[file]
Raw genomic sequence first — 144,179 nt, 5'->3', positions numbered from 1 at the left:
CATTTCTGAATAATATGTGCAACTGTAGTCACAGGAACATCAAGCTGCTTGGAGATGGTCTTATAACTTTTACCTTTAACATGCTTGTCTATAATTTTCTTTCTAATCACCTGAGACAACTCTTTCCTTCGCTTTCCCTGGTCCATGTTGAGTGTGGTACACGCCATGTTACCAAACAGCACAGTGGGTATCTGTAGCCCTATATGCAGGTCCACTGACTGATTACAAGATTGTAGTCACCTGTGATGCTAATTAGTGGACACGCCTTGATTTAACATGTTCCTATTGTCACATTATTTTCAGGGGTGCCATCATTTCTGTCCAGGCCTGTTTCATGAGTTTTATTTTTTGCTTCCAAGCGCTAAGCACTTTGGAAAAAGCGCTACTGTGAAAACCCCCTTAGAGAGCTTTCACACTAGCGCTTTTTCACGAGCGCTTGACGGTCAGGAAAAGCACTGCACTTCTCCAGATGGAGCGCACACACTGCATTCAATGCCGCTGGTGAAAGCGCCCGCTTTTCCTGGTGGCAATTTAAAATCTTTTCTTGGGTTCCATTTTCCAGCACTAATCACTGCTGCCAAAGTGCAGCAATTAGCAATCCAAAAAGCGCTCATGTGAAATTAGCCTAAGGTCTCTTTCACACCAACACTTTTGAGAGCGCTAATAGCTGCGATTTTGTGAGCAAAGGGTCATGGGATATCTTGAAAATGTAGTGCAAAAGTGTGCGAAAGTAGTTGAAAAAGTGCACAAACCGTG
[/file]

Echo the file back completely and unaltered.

Raw genomic sequence first — 144,179 nt, 5'->3', positions numbered from 1 at the left:
CATTTCTGAATAATATGTGCAACTGTAGTCACAGGAACATCAAGCTGCTTGGAGATGGTCTTATAACTTTTACCTTTAACATGCTTGTCTATAATTTTCTTTCTAATCACCTGAGACAACTCTTTCCTTCGCTTTCCCTGGTCCATGTTGAGTGTGGTACACGCCATGTTACCAAACAGCACAGTGGGTATCTGTAGCCCTATATGCAGGTCCACTGACTGATTACAAGATTGTAGTCACCTGTGATGCTAATTAGTGGACACGCCTTGATTTAACATGTTCCTATTGTCACATTATTTTCAGGGGTGCCATCATTTCTGTCCAGGCCTGTTTCATGAGTTTTATTTTTTGCTTCCAAGCGCTAAGCACTTTGGAAAAAGCGCTACTGTGAAAACCCCCTTAGAGAGCTTTCACACTAGCGCTTTTTCACGAGCGCTTGACGGTCAGGAAAAGCACTGCACTTCTCCAGATGGAGCGCACACACTGCATTCAATGCCGCTGGTGAAAGCGCCCGCTTTTCCTGGTGGCAATTTAAAATCTTTTCTTGGGTTCCATTTTCCAGCACTAATCACTGCTGCCAAAGTGCAGCAATTAGCAATCCAAAAAGCGCTCATGTGAAATTAGCCTAAGGTCTCTTTCACACCAACACTTTTGAGAGCGCTAATAGCTGCGATTTTGTGAGCAAAGGGTCATGGGATATCTTGAAAATGTAGTGCAAAAGTGTGCGAAAGTAGTTGAAAAAGTGCACAAACCGTG